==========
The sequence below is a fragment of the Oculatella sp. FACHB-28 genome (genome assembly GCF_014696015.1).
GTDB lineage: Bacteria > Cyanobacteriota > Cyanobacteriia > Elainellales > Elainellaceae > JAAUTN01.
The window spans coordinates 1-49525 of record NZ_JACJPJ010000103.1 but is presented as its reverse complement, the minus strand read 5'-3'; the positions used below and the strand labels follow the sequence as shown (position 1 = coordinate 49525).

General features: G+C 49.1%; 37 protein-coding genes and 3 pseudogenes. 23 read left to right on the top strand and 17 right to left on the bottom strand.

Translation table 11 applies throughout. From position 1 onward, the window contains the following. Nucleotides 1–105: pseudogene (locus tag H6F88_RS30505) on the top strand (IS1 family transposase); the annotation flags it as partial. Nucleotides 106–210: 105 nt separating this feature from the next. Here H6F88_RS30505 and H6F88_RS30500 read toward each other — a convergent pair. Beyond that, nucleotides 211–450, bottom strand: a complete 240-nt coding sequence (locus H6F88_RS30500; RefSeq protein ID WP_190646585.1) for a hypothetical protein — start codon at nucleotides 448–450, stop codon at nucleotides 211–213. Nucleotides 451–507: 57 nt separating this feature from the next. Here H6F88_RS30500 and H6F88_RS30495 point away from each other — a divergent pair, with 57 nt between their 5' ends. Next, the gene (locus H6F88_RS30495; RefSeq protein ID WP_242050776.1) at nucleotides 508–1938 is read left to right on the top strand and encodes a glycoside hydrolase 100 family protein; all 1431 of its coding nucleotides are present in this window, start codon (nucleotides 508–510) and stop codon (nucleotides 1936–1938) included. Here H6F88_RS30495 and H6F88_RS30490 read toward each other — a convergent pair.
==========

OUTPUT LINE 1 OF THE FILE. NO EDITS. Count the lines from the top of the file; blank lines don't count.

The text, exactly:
The sequence below is a fragment of the Oculatella sp. FACHB-28 genome (genome assembly GCF_014696015.1).